By MARSHA MERCER
Madelyn Dunham was 86 and her grandson, Barack Obama, was running for president when she was diagnosed with terminal cancer. Doctors said she had six to nine months to live. A few weeks later, she fell and broke her hip, perhaps after a mild stroke.
Doctors offered the dying woman a hip replacement despite her fragile condition, and she agreed. She did well for two weeks following the surgery, then “things fell apart,” Obama said. His grandmother died two days before last November’s election.
The president shared the story at a town hall forum on health-care reform Wednesday to illustrate the tension between the personal feelings and the public policy needs of health-care reform.
Republicans complained that the forum, which was broadcast in prime time on ABC, amounted to an “infomercial” for Obama’s plan, but they needn’t have worried. The forum highlighted key, troubling questions at the heart of the debate: How much medical care is too much and who should decide?
“If somebody told me that my grandmother couldn’t have a hip replacement and she had to lie there in misery in the waning days of her life, that would be pretty upsetting,” Obama said.
But he also conceded that whether such expensive care for the terminally ill is a sustainable model for society is a very difficult question.
“The problem that we have in our current health system is that there is a whole bunch of care that’s being provided that every study, every bit of evidence that we have indicates may not be making us healthier,” he said.
Obama has downplayed changes that reform will bring to people who currently have health insurance. But how specifically will we stem the runaway inflation in health care costs?
Republican critics insist that rationing is inevitable. Obama is beginning to engage people on this issue. He told his story about his grandmother’s final months of life in nearly the same words in an interview in The New York Times magazine in early May.
Since then, he read and recommended to members of Congress Dr. Atul Gawande’s compelling article in the June 1 New Yorker magazine, explaining why expensive health care is not necessarily the best.
A consensus is developing around the idea of scaling back “overtreatment,” which will mean setting limits on medical tests, surgeries, scans and treatments. Obama sent a letter to Senate leaders June 2 saying reform should promote “the best practices, not simply the most expensive.” He praises the Mayo Clinic as an example of high-quality, low-cost care.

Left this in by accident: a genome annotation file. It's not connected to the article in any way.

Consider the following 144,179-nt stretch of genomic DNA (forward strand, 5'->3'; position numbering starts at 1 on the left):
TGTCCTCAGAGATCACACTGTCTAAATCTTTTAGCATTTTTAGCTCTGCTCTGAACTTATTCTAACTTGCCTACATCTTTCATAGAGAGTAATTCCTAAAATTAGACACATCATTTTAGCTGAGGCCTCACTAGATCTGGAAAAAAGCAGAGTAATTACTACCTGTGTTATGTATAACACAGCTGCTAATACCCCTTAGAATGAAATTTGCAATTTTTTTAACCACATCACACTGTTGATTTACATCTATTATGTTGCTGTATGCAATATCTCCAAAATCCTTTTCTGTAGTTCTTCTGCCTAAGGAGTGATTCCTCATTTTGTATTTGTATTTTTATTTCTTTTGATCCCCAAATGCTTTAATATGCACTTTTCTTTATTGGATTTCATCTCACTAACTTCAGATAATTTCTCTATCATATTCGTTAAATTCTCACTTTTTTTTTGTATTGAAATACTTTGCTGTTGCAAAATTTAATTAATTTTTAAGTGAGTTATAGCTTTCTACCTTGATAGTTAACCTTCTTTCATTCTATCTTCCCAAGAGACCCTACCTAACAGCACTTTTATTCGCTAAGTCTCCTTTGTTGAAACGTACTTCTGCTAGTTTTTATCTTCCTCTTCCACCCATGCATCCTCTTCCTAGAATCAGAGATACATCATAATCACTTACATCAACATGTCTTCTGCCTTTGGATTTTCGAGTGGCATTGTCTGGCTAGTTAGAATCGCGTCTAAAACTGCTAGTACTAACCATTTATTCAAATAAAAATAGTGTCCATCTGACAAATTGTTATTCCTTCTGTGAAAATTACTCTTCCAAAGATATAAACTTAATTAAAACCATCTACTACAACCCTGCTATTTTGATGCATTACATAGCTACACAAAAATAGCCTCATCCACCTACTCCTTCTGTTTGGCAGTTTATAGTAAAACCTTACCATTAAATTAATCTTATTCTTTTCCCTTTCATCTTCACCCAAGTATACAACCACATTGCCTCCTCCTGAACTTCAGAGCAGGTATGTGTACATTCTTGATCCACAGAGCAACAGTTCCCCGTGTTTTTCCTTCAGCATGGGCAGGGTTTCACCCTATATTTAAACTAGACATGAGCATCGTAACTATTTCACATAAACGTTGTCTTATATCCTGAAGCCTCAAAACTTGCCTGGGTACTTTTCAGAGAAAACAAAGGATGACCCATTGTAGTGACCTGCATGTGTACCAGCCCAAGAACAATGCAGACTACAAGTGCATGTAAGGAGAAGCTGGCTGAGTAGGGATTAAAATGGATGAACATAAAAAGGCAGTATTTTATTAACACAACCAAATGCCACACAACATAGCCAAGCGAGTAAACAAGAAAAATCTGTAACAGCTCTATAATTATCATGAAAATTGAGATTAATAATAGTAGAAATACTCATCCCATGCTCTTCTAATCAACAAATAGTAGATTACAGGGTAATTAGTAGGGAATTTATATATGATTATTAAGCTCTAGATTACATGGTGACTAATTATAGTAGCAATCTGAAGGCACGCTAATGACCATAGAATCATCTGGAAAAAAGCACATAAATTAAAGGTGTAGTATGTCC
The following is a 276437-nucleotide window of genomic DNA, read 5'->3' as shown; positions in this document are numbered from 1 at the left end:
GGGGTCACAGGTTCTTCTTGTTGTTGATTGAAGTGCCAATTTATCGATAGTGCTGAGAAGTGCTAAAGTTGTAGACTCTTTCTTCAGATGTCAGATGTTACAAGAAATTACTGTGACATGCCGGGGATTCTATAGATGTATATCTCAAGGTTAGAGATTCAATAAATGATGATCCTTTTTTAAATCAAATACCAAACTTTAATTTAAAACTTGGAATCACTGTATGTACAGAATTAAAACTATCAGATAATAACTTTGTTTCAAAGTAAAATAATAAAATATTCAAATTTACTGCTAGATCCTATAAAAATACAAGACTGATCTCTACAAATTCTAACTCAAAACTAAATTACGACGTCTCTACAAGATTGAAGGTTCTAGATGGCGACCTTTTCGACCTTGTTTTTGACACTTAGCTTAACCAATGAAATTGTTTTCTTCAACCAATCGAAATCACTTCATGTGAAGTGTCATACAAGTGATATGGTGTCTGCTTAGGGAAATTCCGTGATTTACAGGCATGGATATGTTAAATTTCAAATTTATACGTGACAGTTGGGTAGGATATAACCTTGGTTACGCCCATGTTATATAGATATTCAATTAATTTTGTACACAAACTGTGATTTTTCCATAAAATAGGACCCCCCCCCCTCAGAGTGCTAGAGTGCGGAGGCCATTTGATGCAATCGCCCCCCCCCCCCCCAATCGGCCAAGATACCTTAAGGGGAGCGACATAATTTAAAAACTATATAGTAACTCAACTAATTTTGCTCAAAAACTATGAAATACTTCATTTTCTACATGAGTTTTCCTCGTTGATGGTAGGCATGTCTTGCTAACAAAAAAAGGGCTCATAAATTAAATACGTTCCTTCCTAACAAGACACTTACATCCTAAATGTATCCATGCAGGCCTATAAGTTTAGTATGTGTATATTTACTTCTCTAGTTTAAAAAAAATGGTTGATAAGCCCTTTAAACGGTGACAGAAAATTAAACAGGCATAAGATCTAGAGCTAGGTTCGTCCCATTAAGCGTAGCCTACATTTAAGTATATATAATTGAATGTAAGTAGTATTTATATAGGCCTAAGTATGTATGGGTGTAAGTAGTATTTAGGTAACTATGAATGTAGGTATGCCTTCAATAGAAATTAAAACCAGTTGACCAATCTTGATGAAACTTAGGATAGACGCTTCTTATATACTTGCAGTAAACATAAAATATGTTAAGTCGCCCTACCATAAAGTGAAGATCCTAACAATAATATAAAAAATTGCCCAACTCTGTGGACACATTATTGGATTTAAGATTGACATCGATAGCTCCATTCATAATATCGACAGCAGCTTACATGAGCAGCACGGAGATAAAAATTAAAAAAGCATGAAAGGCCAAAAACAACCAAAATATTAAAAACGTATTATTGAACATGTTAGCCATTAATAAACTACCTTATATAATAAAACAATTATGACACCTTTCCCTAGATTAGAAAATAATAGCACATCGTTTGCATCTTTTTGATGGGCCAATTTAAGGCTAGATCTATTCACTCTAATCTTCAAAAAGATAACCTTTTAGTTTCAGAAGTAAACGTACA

Republicans say they too want to cut health-care costs but Obama’s public plan option puts bureaucrats in charge of health decisions.
As Obama’s story about his grandmother demonstrates, overtreatment is something that happens in other people’s families, not ours. Like everyone, Obama wants the best medical care for his family.
At the town hall, Dr. Orrin Devinsky, an epilepsy specialist from New York University, noted that in the past politicians who have tried to reform health care have tried to limit costs by reducing tests and access to specialists, but they haven’t taken their own medicine.
“When they or their family members get sick, they often get extremely expensive evaluations and expert care,” Devinsky said. He tried to get Obama to commit to living within the limits. He asked the president: If a national health plan were in effect and your wife or a daughter became seriously ill, would you pursue private treatment not covered under the plan?
Yes, Obama said, he’d “always want them to get the very best care.”
As a Dukakis moment, Obama passed the humanity test with flying colors. During a presidential candidates’ debate in 1988, the moderator, Bernard Shaw, asked Democratic contender Michael Dukakis if his wife Kitty were raped and murdered, would he favor the death penalty for the murderer?
“No, I don’t,” Dukakis said, “and I think you know that I’ve opposed the death penalty during all my life.”
The answer, while consistent with Dukakis’ views about the death penalty, was shocking. How could he be so cold and bloodless? The episode was a nail in the coffin of the Dukakis presidential bid.
Obama said decisions about care should be guided with input from ethicists and others on an independent commission. But when it was his grandmother, Obama wasn’t worried about the cost. Other people facing such a situation with their grandmas or moms and dads aren’t worried about cost either.
And that’s a problem for Obama and health-care reform.
(Marsha Mercer is an independent columnist writing from Washington. You may contact her at mailto:email@example.com)
© 2009 Marsha+ Mercer. All rights reserved.